Several people have asked me to recall my memories of Thursday when my stroke hit me. This blog entry is a summary of what transpired. It’s pretty boring if you came for a technical communication blog entry, so please send small children, kittens, and project managers out of the room while I try to recall the events.
I was off work Thursday, but went in to enjoy the great food and fun at Sales’ holiday luncheon, and with Ric’s prodding, led the division in a round of Jingle Bells. On my way out, I told Farebrother I’d see him later that night at the performance of “An Evening in December.” After some last-minute Christmas shopping, I was walking back to my car, when I stopped in my tracks.
Something looked funny out of the corner of my eye. Actually both eyes, sort of like when you just wake up and can’t quite focus clearly. I blinked, but the vision problem persisted. I closed one eye, then the other, and noticed it wasn’t “blurry,” or black, it was just “gone.” Images just disappeared to my right. Imagine holding your hand in front of your eyes, moving your hand to the right, and seeing it disappear as if behind Harry Potter’s invisibility cloak. Neat trick! Except this wasn’t a movie, it was real.
For some reason, probably from my floor monitor training (thanks Bart Triesch), I started taking inventory to see “who was missing.” Wiggling left and right foot, left and right hand, sticking tongue left and right, counting backwards, reciting alphabet up and back, all while standing next to my parked car in the shopping center.
Everything checked out fine, except for the “lost vision.” It was like I was onstage, but a curtain was down on the entire right side of the stage, while the show was going on. (Hey, can someone raise this curtain while I’m in the middle of this scene, please?)
So, being of sound mind and body, I drove the six blocks home (yikes!), spinning my head from side to side to catch anything that might be coming at me from my right. If you were in one of the dozen cars I passed that afternoon, I apologize again for driving what seemed like seven miles an hour, probably taking up the entire center of the road. I remember seeing the face of an oncoming driver, angry at me as I went down my street. I was probably overcompensating and driving down the center of the road. (“Sorry! Hey, I didn’t kill anyone, and let’s agree that there are worse things on the road coming at you…a teenager yakkin’ on a phone blastin’ some garbage that has no business being classified in the same breath as Earth, Wind, and Fire, or Darlene Zschech and Hillsongs, but forgive me as I rant. Where was I?…)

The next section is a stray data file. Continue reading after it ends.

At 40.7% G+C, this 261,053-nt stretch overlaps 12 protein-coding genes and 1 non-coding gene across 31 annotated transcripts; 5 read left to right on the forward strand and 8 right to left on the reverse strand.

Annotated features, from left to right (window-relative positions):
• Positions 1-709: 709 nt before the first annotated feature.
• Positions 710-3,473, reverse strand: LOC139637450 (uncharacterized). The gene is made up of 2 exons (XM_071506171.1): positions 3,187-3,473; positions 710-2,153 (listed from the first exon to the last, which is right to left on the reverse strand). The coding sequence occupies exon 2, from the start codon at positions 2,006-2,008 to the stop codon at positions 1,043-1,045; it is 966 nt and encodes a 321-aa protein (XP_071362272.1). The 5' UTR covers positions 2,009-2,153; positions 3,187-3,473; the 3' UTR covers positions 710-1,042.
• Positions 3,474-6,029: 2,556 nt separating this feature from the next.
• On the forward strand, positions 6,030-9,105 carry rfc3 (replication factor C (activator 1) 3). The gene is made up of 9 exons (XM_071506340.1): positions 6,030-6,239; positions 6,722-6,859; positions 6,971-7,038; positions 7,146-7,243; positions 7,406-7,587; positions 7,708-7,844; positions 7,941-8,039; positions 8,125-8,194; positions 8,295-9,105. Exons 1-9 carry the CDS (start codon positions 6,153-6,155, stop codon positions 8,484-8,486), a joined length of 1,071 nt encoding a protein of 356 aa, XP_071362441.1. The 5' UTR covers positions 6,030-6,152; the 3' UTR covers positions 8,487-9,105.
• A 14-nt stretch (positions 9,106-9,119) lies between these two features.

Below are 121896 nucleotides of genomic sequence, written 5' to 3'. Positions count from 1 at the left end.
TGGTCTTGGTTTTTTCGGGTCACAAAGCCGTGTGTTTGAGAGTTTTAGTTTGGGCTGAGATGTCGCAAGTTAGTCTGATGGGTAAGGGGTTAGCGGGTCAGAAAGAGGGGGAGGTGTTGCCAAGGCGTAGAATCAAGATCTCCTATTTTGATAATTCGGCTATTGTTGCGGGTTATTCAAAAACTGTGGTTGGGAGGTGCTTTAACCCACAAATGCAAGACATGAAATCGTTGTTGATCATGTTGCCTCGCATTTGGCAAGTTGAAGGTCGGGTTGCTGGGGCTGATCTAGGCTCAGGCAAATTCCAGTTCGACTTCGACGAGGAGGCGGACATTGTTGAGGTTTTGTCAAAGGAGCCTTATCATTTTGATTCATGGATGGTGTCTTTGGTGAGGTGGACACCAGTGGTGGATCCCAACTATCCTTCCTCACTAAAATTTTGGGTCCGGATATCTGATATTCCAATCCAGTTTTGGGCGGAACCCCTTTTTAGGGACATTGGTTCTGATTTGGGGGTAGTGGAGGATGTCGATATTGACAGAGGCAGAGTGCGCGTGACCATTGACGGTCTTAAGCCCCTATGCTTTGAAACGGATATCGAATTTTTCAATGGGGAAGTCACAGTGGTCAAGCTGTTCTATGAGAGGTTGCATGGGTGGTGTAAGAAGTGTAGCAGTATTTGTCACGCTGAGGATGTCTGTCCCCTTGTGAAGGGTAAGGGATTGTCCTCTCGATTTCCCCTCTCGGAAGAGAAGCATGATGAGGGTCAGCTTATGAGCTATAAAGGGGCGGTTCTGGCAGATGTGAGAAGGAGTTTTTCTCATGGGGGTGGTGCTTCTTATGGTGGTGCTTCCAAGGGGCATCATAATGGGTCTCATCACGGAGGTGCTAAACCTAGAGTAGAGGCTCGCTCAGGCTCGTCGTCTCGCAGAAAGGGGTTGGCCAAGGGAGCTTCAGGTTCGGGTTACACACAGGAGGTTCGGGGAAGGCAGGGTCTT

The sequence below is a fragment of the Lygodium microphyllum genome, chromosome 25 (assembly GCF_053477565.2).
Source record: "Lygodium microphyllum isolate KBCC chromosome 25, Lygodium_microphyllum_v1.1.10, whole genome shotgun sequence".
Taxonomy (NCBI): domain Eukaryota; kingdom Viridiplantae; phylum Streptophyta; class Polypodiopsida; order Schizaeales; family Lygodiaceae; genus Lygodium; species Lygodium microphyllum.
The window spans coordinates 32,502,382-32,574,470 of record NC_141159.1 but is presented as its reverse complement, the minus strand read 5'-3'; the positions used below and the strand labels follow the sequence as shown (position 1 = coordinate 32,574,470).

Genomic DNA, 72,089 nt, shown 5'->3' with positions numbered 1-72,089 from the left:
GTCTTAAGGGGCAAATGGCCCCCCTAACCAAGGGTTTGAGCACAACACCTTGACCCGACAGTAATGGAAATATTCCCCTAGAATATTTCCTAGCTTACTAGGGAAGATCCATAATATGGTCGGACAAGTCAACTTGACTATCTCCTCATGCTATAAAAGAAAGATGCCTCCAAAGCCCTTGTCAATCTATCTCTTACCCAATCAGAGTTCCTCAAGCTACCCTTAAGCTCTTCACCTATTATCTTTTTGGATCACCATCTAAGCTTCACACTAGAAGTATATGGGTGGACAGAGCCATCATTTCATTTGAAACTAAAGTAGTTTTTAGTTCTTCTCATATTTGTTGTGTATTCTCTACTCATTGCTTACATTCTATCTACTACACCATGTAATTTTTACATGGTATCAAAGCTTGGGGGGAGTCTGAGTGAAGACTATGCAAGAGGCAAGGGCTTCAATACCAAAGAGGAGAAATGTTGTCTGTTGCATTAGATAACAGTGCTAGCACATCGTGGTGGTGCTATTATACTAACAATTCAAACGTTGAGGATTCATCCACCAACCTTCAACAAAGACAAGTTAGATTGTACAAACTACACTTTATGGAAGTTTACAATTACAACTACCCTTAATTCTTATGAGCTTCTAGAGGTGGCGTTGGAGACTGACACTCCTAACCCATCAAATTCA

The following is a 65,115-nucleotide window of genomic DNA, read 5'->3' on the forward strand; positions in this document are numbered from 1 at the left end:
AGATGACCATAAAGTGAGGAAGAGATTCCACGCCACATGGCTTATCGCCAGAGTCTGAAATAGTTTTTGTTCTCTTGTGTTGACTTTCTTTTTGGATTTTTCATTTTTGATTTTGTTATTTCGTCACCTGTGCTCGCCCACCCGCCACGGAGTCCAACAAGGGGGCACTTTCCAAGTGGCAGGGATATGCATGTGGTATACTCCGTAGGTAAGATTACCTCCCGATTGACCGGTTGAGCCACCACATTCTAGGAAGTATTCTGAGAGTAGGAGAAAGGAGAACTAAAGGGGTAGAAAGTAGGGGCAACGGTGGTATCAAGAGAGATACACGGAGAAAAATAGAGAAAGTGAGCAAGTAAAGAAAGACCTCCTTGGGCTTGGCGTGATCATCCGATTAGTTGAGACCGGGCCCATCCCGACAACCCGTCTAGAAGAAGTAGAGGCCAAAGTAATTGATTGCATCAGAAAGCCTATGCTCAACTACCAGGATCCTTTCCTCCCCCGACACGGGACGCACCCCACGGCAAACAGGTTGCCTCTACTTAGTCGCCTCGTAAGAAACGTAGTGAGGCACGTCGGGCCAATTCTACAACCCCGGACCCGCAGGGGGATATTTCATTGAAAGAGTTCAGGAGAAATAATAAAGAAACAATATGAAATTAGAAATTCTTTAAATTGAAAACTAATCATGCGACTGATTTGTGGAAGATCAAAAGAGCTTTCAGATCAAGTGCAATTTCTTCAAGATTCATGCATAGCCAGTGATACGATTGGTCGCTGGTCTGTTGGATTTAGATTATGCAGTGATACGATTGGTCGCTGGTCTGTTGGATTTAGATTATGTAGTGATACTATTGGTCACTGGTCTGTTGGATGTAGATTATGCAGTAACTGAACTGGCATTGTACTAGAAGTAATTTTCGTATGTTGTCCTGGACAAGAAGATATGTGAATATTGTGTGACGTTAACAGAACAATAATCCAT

Clues that somethin’ was wrong
I took a nap, woke up a half hour later, and called my wife, wondering why we weren’t all home getting ready for the show. (Later, she’d tell me that “conversation was weird.”) Hung up, then called her right back within seconds to say: “hon, I lost my vision on my right side.” She said she’d head right home, and called her brother Bill to take me right to our eye doctor. That office (Drs. Gerard and Miyamura) had me come right in. On the ride there, Bill said I was a little stranger than the usual strange. OK, those of you that really know me, know that strange is a relative term.
Next chapter, at the doctor’s office
While waiting for Pam to get there, they humored me, ran a visual fields test and the printout showed no vision from a quarter of the pie, like from “noon to 3:00.” (Hey, who cut a piece of pie and didn’t tell me?)
Pam is the calmest, coolest, most sensible person on this planet, unlike people I know who shall go nameless who would have been hysterical, asking me a million stupid questions that would have made me more nervous like “oh no! what’s the matter? How come you can’t see? Can you see my hand waving? What did you do? Why’d you drive home?” and other stupid questions that you can see now make no difference. But I digress, and if you know someone like that person, I can claim ignorance.
to be continued….